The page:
anyone who thinks he's a dud, consider: if presidents were allowed a third term, he would have won, wouldn't he? and if he'd won, how different things would surely now be...

or is this wishful thinking?

jon (jon), Wednesday, 9 October 2002 13:46 (sixteen years ago) Permalink

Just because he might have won doesn't mean he's any less of a dud. It might start a new thread though - the American electorate - C/D?

Personally, for all his qualities, it comes down to this - he deliberately had people killed for electoral advantage. Ricky Ray Rector was crying out for clemency, but Bill didn't want to have a Willie Horton situation on his hands, so Ricky fried.

I'm sure you could argue that Clinton saw that he was better able to help people and put his values and those of the Democratic Party into practice as President, so Ricky was an expedient measure for a greater good. But that's how Clinton kept getting away with ever more outrageous stunts, as they all justified on the basis of something greater. Eventually, that boiled down to simple fear of the alternative.

The Labour Party use the same trick; no matter how bad we are, we're not the Tories. Sorry. Doesn't work anymore. I know you're better than the Tories and I take it as a given. It's the baseline, not the high point of ideological difference. I want to believe something positive, rather than using the same old fear of the right-wing bogeyman to, er, do much of the same things the right-wing bogeymen would have themselves done.

Dave B (daveb), Wednesday, 9 October 2002 13:57 (sixteen years ago) Permalink

but haven't things changed? Nowadays, I'm actually more concerned about having leaders that will help us avoid World War III than whether their home policies are 'soft left' or 'hard left' .

jon (jon), Wednesday, 9 October 2002 14:41 (sixteen years ago) Permalink

If the question is 'in the light of Dubya, Bill Clinton C/D?' then I'm bound to feel he's more classic than a straight 'BC C/D?'. However, that very opposition is what I find really annoying with the 90s generation of left politicians; as they move to the right, they justify their movement by saying 'the other's guy worse'. I'm just sick of the agenda being pulled in that direction by the right, and I want to support someone becuase they inspire me and they'd be better because of the things they do, rather than they'll do less bad shit than the other guy.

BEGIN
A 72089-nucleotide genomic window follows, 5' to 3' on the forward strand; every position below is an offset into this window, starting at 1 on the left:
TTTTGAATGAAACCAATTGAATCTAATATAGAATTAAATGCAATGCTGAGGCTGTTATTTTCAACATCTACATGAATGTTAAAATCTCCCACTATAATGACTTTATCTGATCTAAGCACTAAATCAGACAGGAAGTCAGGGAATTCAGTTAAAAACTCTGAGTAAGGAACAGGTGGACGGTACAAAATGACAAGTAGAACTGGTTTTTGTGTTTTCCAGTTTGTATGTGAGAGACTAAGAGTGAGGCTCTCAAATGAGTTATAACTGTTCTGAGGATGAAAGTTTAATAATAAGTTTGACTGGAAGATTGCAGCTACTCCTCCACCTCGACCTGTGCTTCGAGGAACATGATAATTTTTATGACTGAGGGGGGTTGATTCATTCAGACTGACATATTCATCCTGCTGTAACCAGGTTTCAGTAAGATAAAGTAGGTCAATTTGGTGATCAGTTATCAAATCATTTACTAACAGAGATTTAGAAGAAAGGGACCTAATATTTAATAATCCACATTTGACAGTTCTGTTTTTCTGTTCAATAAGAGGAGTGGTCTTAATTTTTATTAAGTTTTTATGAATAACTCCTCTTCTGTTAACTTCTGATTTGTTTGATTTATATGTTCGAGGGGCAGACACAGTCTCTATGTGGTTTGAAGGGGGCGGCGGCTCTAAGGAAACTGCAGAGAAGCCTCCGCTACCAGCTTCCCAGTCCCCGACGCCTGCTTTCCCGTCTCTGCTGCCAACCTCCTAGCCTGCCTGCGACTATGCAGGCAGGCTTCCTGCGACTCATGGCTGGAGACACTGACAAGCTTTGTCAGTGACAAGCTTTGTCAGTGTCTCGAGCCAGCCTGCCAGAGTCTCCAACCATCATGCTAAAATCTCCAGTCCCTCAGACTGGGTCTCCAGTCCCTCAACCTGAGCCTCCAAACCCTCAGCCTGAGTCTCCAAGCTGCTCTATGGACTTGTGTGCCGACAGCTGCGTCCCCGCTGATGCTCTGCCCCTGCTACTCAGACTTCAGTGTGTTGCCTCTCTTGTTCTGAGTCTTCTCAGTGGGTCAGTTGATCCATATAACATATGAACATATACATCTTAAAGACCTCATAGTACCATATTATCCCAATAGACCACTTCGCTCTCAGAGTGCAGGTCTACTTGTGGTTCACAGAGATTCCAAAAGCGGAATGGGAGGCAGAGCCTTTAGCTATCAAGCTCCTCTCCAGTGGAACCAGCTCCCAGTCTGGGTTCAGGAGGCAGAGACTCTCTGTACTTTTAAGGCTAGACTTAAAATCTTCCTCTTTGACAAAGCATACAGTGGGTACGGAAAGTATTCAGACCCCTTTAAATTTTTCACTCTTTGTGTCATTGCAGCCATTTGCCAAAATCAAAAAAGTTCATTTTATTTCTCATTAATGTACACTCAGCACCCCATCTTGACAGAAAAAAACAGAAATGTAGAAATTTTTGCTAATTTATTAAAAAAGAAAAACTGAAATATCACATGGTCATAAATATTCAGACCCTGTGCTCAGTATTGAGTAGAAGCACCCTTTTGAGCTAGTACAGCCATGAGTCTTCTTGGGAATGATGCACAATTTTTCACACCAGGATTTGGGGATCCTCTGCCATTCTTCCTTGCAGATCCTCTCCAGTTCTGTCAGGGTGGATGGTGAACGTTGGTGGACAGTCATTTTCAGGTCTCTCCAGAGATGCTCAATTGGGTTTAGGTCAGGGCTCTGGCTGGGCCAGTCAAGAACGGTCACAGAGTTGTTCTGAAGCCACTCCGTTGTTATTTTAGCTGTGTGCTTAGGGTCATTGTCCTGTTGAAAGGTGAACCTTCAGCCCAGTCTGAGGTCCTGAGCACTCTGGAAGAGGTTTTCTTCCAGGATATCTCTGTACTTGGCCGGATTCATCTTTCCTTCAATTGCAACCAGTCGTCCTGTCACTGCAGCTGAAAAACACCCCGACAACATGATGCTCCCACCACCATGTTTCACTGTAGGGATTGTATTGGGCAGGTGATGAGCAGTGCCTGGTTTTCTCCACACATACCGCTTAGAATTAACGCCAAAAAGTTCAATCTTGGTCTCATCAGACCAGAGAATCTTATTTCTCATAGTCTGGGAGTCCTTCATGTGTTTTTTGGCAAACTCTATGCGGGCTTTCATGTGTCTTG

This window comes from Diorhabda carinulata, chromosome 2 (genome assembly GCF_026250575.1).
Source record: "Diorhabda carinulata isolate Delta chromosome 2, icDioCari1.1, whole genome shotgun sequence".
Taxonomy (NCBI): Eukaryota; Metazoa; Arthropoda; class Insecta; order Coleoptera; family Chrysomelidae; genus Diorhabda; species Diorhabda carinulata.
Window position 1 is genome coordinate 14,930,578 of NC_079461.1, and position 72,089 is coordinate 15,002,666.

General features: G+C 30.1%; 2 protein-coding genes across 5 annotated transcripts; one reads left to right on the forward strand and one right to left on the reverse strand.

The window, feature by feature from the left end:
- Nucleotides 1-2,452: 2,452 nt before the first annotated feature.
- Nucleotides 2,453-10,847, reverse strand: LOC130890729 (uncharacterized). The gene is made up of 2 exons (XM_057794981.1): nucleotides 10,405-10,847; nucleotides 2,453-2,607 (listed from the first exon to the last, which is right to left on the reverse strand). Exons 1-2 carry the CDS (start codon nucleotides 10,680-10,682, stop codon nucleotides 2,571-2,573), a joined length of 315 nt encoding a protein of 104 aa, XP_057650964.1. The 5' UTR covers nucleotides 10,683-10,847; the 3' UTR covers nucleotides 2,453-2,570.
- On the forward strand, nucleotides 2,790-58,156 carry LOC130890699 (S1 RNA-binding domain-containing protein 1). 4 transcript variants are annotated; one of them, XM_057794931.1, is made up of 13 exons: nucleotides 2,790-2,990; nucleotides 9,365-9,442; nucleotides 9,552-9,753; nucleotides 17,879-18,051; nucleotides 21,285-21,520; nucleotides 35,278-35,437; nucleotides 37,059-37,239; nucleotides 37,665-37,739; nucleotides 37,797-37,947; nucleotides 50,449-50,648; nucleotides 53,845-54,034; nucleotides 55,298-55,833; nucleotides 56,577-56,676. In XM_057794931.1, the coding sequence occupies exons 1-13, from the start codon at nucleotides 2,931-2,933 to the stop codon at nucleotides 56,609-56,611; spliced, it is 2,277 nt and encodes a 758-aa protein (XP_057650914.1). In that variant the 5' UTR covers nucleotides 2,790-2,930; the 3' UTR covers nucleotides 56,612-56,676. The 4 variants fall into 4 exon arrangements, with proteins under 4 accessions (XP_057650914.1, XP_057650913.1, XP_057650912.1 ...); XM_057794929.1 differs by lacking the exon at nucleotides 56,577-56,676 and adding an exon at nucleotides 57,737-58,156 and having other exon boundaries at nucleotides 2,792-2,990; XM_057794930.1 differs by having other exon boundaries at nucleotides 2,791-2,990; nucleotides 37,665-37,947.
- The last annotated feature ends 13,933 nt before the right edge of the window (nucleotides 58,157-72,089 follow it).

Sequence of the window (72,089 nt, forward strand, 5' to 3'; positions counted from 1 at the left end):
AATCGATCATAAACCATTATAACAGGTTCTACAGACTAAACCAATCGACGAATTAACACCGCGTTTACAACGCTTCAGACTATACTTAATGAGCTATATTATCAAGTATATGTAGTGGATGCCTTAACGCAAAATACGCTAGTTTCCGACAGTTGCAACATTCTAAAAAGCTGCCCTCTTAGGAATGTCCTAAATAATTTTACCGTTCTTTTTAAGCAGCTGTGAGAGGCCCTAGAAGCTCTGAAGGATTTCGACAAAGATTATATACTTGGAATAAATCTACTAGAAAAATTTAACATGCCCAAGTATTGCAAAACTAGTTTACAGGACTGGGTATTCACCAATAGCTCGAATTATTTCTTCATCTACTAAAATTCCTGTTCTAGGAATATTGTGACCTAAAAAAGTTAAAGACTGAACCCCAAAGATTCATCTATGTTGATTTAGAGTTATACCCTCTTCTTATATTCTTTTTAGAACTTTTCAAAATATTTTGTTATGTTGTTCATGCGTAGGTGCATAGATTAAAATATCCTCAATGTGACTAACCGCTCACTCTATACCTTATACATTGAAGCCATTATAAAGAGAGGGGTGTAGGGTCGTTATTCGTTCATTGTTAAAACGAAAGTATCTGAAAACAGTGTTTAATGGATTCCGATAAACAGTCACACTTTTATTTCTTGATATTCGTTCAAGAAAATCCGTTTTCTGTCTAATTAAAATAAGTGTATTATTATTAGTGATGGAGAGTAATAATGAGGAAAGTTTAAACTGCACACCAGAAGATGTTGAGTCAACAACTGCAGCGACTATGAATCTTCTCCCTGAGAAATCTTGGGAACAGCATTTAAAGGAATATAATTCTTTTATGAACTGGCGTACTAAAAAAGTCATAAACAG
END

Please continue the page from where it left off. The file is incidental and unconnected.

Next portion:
Even then, Clinton wasn't backwards at coming forwards when it came to indiscriminate use of US Military power on the developing world. Admittedly, I think he'd baulk at starting WW3, but again, he's only be less bad here, not 'better' than Dubya. Though if better means no WW3, then that's an important difference I'll admit.

Dave B (daveb), Wednesday, 9 October 2002 14:50 (sixteen years ago) Permalink


Clearly Dave B is making a good, indignant point. It doesn't stop me feeling that Clinton's classic - that's kind of a personal thing for me. I can't forget his wife, either.

A different question might be: what did Clinton achieve that was progressive? (*Apart from* just keeping Republicans out of the WH for 8 years: not a small achievement, and one reason, I think, why Tad and I like him so).

the pinefox, Wednesday, 9 October 2002 20:11 (sixteen years ago) Permalink

one year passes...
he did good things for unions by loading the NLRB with good people

amateur!st (amateurist), Saturday, 29 May 2004 07:43 (fourteen years ago) Permalink

Completely useless in and of himself. Welfare reform, 'don't ask don't tell' Sudan/Serbia/Iraq bombings, sanctions, tech bubble, declining real wages, increasing wage gap, etc.

Judged against Dubya, he's a half-step behind FDR.

miloauckerman (miloauckerman), Saturday, 29 May 2004 07:49 (fourteen years ago) Permalink

Clinton blew up fewer countries than the Republicans either side of him. But if I were Clinton and I were surrounded by Bushes, I'd be a bit distracted too.

Pack Yr Romantic Almanac (Autumn Almanac), Saturday, 29 May 2004 07:52 (fourteen years ago) Permalink

"being proably the most intelligent president since Jefferson"

How on earth would you know that?

For wasting so many years of his presidency on scandal management, because he couldn't keep his penis in his pants, DUD.

For marring a strong 8 year span of Democratic presidency by not keeping his penis in his pants, DUD.

For fueling the 'culture wars', DUD.

What a waste of talent (his and anyone who worked for him).

Debito (Debito), Saturday, 29 May 2004 07:56 (fourteen years ago) Permalink

He blew up the same number of countries as the Republicans either side of him (actually, I believe he launched attacks on more nations - Iraq, Sudan, Afghanistan, Serbia, am I missing any?). He just didn't blow them up as much.